Creating a community of practice was an important goal for us as facilitators to activate the group’s collective ingenuity and entrepreneurial spirit. Each week sparked critical debate on the topic of the day and created space for collective problem solving. Like other accelerators, DACA was able to harness the power of the extensive TAN network to create an interdisciplinary community of coaches, speakers, mentors, investors, technologists and other creative and cultural pioneers. Bringing a range of experience, expertise and viewpoints to bear, from outside of the arts, was a key benefit that future accelerator programmes in this space should aim to model.

Onboarding and intrapreneurs

In addition to mentoring from seasoned entrepreneurs, DACA offered wrap around coaching from Paul Sturrock and myself. The demand for one-to-one support was greater than we’d anticipated and support to develop insights from data, as well as assistance with internal onboarding, were both common issues. Those participants who were either decision-makers themselves or secured internal champions from the outset tended to show the most progression - an important lesson for intrapreneurs that are blazing a trail. It also raised important questions about how we empower, incentivise and reward employees that are driving ideas forward.

The discipline of refining a proposition into a five-minute pitch – backed up by a business plan and due diligence - enabled participants to tell a confident, compelling and powerful story by the end of the process. Not only was this essential for attracting investors and partners, but also to pitch the opportunity back to the host or parent charity.

What next?

In my view DACA was a success on many levels, while highlighting the need for a series of interventions geared towards a diversity of funding and finance options. Arguably those arts innovators with the desire and potential to secure investment are well served by the mainstream startup infrastructure. Yet innovation challenges, pre-accelerators and accelerator/incubator hybrids could all create a valuable pipeline of support for others developing new products and services in the arts.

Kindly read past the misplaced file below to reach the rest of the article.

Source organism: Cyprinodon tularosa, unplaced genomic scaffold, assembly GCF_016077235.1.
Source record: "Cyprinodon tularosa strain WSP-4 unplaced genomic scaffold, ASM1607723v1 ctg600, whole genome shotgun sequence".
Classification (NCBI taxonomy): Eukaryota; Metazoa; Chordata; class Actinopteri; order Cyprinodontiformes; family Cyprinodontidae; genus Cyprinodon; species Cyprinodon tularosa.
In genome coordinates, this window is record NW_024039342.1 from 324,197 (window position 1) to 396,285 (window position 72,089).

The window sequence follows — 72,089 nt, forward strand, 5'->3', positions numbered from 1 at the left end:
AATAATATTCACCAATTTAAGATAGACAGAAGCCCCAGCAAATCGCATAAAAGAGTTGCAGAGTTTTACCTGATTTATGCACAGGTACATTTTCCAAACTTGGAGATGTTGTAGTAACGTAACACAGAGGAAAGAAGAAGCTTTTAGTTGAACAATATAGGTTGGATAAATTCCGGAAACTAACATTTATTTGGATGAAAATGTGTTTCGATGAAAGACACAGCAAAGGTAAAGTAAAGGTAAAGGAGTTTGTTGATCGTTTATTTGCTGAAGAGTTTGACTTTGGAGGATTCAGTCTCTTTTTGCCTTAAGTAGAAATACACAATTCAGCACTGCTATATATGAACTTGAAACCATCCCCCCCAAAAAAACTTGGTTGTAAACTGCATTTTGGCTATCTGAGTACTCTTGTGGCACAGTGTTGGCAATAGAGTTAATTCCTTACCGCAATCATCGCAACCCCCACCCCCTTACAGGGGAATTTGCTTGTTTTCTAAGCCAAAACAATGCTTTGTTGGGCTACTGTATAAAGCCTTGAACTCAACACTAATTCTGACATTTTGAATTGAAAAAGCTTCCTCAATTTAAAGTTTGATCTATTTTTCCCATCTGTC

All of the DACA participants have become Accelerator Academy alumni, joining a vibrant startup eco-system and creating legacy beyond the life of the pilot. But the entrepreneurial journey really begins here. It’s worth remembering that an intervention like this is as much as an investment in people as it is projects and organisations. Developing the aptitude, confidence and intuition to act in the face of uncertainty is an essential entrepreneurial trait and one that I’ve seen flourish in participants over the past weeks and months as a result of DACA. That combination of risk, iteration and mastery are arguably the features of both great art and great entrepreneurship. So what really excites me now is the scope for future versions of the DACA experiment to unlock this potential, supporting more entrepreneurial leaders and game-changers in the arts.

Author

Ellen O'Hara

Ellen O’Hara is a freelance creative and cultural strategist, SFEDI accredited coach, facilitator and published researcher. Working with creative people and organisations, she applie...